In 2020, governments around the world began locking down their populations in an effort to prevent the spread of a respiratory virus. Citizens complied initially, eager to do what they could to protect themselves and their neighbors. It would only be a few weeks, right? Soon it became clear that there was no end in sight, that the virus was highly contagious, and that government mandates were not always based on medical necessity. By then, however, it was difficult to resist. Businesses and schools were closed, and masks were required to enter any building, if it was open at all.
The time to resist was at the beginning, before the rules had hardened, before people had become habituated to the new order. No one, however, imagined that governments would go to such extremes over a virus that proved to be far less lethal than predicted. No one thought that they would be so enamored of their restrictions that they would be reluctant to give them up.
We were not accustomed to disobedience. We trusted our elected officials, our neighbors, the good sense of our fellow citizens. We were used to pulling together to help each other, whether it be in the aftermath of a natural disaster or to fight a war. We trusted scientists to follow the data, to question assumptions, to test their hypotheses, to demand proof. We trusted officials to balance the costs and benefits of the measures they took, and always act within constitutional bounds. We trusted too much.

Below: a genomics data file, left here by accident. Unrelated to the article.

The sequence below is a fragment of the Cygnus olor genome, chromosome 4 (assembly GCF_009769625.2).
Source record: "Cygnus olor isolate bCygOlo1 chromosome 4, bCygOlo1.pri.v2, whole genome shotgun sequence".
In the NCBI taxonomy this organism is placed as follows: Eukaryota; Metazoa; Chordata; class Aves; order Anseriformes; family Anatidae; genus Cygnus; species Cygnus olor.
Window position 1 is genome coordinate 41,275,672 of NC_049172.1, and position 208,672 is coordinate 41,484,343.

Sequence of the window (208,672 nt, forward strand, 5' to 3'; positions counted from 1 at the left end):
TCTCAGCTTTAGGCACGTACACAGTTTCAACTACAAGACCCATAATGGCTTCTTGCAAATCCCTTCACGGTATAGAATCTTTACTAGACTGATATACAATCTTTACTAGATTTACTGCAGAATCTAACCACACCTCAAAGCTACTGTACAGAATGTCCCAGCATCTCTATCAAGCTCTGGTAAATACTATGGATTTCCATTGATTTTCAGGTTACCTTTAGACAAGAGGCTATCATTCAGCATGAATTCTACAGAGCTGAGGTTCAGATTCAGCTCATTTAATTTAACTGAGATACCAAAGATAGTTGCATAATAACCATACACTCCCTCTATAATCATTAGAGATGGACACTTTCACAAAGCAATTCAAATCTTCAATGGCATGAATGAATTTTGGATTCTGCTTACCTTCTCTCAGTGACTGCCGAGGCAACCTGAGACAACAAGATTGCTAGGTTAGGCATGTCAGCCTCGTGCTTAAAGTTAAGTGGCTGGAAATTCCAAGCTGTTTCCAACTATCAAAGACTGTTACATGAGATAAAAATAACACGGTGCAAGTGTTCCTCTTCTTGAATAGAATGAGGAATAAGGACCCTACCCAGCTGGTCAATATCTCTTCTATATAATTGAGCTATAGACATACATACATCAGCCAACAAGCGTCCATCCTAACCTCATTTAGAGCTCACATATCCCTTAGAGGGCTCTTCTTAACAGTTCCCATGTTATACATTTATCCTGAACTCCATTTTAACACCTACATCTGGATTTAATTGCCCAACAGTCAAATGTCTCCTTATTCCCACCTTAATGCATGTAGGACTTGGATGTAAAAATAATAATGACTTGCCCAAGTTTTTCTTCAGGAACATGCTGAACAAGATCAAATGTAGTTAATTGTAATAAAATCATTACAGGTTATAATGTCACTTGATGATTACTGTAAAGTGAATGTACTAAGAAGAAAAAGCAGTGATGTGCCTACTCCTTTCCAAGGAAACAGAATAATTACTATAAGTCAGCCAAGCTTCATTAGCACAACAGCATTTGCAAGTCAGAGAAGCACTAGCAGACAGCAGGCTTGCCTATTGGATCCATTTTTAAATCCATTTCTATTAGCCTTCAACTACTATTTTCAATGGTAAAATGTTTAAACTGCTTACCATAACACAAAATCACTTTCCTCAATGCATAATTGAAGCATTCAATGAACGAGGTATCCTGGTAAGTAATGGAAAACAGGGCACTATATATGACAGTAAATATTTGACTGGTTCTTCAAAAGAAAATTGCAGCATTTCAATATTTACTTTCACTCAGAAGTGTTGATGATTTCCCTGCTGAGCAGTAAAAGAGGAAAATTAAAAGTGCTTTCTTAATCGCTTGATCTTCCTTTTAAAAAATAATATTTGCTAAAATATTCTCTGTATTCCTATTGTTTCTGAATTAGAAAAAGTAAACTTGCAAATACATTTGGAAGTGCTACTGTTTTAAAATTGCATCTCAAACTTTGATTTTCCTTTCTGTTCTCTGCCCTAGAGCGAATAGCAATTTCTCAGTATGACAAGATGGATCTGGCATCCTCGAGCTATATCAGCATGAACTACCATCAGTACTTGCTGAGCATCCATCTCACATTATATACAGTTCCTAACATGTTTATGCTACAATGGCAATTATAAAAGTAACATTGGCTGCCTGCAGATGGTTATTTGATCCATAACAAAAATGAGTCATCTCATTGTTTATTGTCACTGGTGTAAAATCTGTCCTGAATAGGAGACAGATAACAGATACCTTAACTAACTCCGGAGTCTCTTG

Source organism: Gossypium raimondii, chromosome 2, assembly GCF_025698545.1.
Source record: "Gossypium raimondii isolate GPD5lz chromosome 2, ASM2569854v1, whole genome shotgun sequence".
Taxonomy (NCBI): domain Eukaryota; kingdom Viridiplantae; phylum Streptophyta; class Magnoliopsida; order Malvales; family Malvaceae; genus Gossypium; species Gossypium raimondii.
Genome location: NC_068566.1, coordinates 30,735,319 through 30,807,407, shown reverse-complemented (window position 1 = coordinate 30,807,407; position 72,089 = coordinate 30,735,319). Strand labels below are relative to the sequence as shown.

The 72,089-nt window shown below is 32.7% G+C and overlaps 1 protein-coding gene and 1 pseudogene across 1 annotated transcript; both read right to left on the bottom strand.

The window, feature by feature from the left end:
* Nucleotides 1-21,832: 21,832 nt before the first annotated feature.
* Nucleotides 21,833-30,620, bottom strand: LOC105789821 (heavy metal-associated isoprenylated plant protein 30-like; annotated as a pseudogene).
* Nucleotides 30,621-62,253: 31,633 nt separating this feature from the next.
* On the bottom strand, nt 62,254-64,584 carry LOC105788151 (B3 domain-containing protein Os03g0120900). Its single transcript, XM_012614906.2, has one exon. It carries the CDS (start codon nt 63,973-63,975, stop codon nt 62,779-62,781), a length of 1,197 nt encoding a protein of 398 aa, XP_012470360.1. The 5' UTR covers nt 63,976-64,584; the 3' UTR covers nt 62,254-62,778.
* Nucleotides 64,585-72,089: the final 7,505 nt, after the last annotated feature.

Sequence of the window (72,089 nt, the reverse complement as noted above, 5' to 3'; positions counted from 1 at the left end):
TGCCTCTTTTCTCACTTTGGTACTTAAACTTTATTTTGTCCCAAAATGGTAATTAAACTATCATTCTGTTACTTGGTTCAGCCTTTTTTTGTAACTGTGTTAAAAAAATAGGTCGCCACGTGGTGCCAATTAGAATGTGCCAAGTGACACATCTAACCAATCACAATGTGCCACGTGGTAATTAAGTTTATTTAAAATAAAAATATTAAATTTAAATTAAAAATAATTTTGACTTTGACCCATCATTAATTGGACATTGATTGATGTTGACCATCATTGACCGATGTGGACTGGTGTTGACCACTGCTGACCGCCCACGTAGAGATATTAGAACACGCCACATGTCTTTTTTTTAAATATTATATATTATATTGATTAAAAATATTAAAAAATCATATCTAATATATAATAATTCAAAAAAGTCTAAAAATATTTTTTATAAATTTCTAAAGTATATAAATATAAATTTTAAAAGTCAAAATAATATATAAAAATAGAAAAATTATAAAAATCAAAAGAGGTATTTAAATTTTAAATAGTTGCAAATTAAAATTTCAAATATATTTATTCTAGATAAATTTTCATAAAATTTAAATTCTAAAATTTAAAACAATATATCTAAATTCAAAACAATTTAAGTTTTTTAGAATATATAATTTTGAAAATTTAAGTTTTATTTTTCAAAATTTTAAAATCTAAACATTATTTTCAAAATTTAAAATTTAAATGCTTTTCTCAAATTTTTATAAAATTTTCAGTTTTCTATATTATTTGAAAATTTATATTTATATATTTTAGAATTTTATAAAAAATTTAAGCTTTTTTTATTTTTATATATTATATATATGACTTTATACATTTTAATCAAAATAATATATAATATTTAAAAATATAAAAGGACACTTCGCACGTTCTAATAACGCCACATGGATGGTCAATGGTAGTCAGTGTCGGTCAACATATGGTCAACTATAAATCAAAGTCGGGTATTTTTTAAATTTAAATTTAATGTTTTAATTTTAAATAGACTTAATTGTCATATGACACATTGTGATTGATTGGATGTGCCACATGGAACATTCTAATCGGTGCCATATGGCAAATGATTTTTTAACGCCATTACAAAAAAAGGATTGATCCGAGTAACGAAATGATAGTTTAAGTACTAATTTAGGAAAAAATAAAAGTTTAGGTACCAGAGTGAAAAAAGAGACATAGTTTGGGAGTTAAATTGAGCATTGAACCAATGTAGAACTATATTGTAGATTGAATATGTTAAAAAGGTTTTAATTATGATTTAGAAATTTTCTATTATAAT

In her book, “Mothers in the Fatherland,” Claudia Koonz, in a chapter on those who resisted the Nazis, says that the brave souls who risked their lives protecting Jews were not acting generously for the first time. They were people, of different faiths or no faith, who had made it a habit to do good. Doing good, doing the right thing, should become a habit, so that when we need to do the right thing, it is instinctive. A commentator on the town of Chambon-sur-Lignon in France, where inhabitants saved thousands of Jews during World War II, said “Those who hesitate do not act; those who act do not hesitate.” Chambon and its neighboring towns are inhabitants are Protestants in a Catholic country with a history of religious conflict. They were long accustomed to being out of step with society, they had practice in resisting governmental pressure.
So let’s practice small acts of disobedience when confronted with irrational demands for masking, unnecessary medical procedures, absurd restrictions. Let’s rock the boat a little, cause our neighbors some discomfort, set tongues a-wagging. We want to make sure that, should we be faced with a more serious threat, we are fit for the challenge.
Janice Sebring is the author of Fearful Breakers, published in September 2023.